Heroines come in many different forms, and it is no less true for medieval heroines. They can be found in all areas of medieval life; from the dutiful wife and daughter to religious devotees, warriors and rulers. What makes them different compared to those of today are the limitations placed on them by those who directed their lives – their fathers, husbands, priests and kings. Women have always been an integral part of history, although when reading through the chronicles of the medieval world, you would be forgiven if you did not know it. We find that the vast majority of written references are focussed on men. The chronicles were written by men and, more often than not, written for men. It was men who ruled countries, fought wars, made laws and treaties, dominated religion and guaranteed – or tried to guarantee – the continued survival of their world. It was usually the men, but not all of them, who could read, who were trained to rule and who were expected to fight, to defend their people and their country…

 

If you would like to win a signed copy of Heroines of the Medieval World to give to your mum on Mother’s Day, or someone else’s mum – or even as a gift to yourself, simply leave a comment below or on my Facebook page and I will include you in the prize draw.

The draw will be made on Wednesday 7th March, so you should get the book in time for the day.

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The winner is ….. Janet Carter.

The draw is now closed and I would like to thank everyone for taking part.

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Heroines of the Medieval World,  is now available in hardback in the UK from both Amberley Publishing and Amazon UK and worldwide from Book Depository. It is also available on Kindle in both the UK and USA and will be available in Hardback from Amazon US from 1 May 2018.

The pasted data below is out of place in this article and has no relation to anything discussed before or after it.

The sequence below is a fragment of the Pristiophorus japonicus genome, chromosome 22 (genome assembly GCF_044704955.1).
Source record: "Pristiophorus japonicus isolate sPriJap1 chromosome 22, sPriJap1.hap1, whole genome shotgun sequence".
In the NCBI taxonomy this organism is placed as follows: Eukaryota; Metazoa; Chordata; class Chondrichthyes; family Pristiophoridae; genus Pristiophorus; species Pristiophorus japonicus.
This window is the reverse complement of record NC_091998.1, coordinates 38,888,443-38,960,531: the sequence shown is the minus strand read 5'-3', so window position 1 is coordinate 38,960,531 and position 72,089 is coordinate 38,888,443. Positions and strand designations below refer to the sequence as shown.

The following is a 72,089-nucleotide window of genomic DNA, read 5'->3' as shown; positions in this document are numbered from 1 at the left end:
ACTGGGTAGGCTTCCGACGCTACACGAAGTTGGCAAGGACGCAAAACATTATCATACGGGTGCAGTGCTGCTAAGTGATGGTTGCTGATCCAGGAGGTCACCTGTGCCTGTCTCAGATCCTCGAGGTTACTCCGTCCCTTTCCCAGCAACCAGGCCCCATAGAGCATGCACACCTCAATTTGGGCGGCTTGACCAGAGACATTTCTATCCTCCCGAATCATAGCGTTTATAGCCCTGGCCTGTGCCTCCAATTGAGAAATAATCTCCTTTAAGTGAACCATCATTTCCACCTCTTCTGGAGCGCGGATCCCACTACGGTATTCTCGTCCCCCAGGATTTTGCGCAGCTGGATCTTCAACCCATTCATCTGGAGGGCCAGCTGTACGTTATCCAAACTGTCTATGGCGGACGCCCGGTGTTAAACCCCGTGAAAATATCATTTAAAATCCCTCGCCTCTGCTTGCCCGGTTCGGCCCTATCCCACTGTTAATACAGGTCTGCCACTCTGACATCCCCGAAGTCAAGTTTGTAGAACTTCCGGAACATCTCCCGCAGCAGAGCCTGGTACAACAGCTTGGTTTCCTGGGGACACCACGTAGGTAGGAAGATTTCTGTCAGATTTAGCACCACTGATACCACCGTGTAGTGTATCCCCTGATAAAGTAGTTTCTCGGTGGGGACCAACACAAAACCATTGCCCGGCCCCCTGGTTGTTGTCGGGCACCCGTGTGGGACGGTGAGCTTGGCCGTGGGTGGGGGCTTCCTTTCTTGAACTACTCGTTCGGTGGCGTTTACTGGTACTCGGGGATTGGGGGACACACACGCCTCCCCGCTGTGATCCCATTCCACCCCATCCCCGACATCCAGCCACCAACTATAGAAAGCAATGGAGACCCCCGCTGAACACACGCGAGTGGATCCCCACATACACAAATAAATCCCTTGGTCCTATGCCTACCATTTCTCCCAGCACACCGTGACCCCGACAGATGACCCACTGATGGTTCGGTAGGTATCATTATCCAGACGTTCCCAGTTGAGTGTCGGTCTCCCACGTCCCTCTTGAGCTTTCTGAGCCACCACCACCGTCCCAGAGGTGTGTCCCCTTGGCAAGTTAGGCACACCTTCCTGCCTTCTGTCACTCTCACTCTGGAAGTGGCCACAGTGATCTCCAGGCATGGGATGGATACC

You can be the first to read new articles by clicking the ‘Follow’ button, liking our Facebook page or joining me on Twitter.

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©2018 Sharon Bennett Connolly

Eleanor of England, Queen Leonor of Castile

EleonoraAngl
Eleanor of England, Queen of Castile

On 13th October 1162 (1161 has also been suggested, but most sources agree on 1162) the Queen of England gave birth to a 2nd daughter at Domfront Castle in Normandy, Eleanor. She was the 6th child of Europe’s most glamorous and controversial couple; Henry II and Eleanor of Aquitaine. Named after her mother Eleanor was baptised by Cardinal Henry of Pisa, with the chronicler Robert de Torigny standing as her godfather.

Of Eleanor’s 4 older brothers 3 had survived infancy; Henry, the Young King, Richard the Lionheart and Geoffrey – later Duke of Brittany. Geoffrey was nearest to Eleanor in age, but already 4 years old when she was born. Eleanor’s older sister, Matilda, had been born in 1156 and would be married to Henry V ‘the Lion’, Duke of Saxony and Bavaria, when Eleanor was just 6 years old. At the age of 3 Eleanor would be joined by a baby sister, Joanna, in the Plantagenet nursery and by a last brother, John, in 1166.

Eleanor’s birth coincided with an awkward period in her parents’ marriage. Eleanor of Aquitaine’s vassals, unhappy with Henry’s rule, were attempting to get her marriage to Henry annulled on the grounds of consanguinity. Although the plot was unsuccessful and the Cardinals were unimpressed with the argument, it cannot have been an easy time for the King and Queen.

450px-DonjonDomfront61
Domfront, Eleanor’s birthplace